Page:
Since the retelling is basic, so is the characterization and the world. Eliza is pretty one-note all the way through, but I do like how she’s the quiet, strong protagonist type. I think she’s given perhaps a little too much wisdom than the situation warrants, but maybe not.
So, yes, The Wild Swans is simple, but its dissimilarity to other fairytale retellings that are currently in vogue makes it stand out. Its simplicity makes it beautiful, helped along by the illustrations and the at times annoying, but mostly beautiful writing. This is a great little book with which to read to or with a child.
Recommended Age Range: 14+
Genre: Fantasy, Fairy Tale, Middle Grade
Inside the tower she climbed the steps to the boys’ chamber. All were asleep, the youngest turning in fitful dreams of flying. Across each boy’s bed she threw the softest cover of pure white cloth, light as a feather. Each floated down, then wrapped itself tight around the sleeping figures, clinging, attaching at every contour of their bodies. Eleven soft cloths of the finest spiders’ webs, each warped with a spell, wefted with jealousy.
As she stood over the youngest boy, to drape the last cloth, he opened his eyes and looked into hers. “Mother,” he said, and smiled a smile in his half-awake dreaming so warm that she almost relented.
‘I could have been,” she answered, as she swept her hands across his eyes and muttered a spell for sleeping.
Winter, by Marissa Meyer, was published in 2015 by Feiwel and Friends. It is the sequel to Cress.
Spoilers for the Lunar Chronicles.
Princess Winter is admired by the Lunar people for her grace and kindness, and despite the scars that mar her face, her beauty is said to be even more breathtaking than that of her stepmother, Queen Levana. Winter despises her stepmother, and knows Levana won’t approve of her feelings for her childhood friend, the handsome palace guard, Jacin. But Winter isn’t as weak as Levana believes her to be and she’s been undermining her stepmother’s wishes for years. Together with the cyborg mechanic, Cinder, and her allies, Winter might even have the power to launch a revolution and win a war that’s been raging for far too long.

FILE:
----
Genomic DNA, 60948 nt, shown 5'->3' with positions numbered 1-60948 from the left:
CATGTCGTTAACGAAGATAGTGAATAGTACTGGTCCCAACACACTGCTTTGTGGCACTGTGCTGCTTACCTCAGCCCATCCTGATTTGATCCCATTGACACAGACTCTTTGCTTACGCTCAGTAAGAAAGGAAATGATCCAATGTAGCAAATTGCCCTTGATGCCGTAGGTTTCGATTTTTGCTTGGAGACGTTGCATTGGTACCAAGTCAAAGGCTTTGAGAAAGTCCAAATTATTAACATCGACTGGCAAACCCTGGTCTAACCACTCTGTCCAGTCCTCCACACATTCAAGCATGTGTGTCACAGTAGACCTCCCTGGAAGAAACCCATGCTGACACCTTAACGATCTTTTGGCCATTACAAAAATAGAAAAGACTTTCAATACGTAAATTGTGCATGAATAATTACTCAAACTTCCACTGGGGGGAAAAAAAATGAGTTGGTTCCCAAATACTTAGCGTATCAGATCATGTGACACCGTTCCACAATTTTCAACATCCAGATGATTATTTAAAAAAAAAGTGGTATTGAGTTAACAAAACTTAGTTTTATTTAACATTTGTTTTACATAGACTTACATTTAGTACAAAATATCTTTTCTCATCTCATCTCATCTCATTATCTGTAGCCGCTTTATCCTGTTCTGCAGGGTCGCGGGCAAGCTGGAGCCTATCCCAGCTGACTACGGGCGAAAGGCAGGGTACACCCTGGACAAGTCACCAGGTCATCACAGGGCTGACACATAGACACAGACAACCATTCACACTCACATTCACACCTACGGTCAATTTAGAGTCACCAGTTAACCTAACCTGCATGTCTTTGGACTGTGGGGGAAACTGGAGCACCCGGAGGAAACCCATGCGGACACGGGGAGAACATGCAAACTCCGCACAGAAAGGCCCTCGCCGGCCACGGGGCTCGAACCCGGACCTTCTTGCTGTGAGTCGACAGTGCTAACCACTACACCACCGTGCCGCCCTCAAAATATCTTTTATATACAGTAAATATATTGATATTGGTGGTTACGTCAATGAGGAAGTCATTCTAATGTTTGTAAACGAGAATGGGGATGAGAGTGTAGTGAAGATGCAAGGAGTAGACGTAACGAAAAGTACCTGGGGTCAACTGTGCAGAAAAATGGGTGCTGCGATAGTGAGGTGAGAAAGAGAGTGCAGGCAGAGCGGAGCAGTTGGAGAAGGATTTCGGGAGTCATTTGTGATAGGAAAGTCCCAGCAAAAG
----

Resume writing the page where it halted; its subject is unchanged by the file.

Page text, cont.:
I loved the first three Lunar Chronicle books and I could hardly wait to start reading Winter. Unfortunately, though, Winter was a huge disappointment. The thing I enjoyed most about the first three Lunar Chronicle books was the devotion to and adaptation of the respective fairy tale without neglecting or skimping on original plot. Yet in Winter, the fairy tale was almost non-existent and hardly imaginative. Winter felt like a side character in her own novel due to the amount of time devoted to Cinder & Friends and their takeover of Luna. A better idea, in my opinion, would have been, if not to leave Winter out entirely, at least not make her Snow White and try to dedicate an entire book to her.
There were far too many viewpoint characters and far too much jumping around, and poor Winter’s plot really suffered because of it. Jacin had no personality and I could not have cared less about his romance with Winter. Again, it would have been far better not to have tied Winter with Snow White—a lot could have been cut out of the book that would have given it a needed trim and then there wouldn’t have been such a sad little Snow White retelling.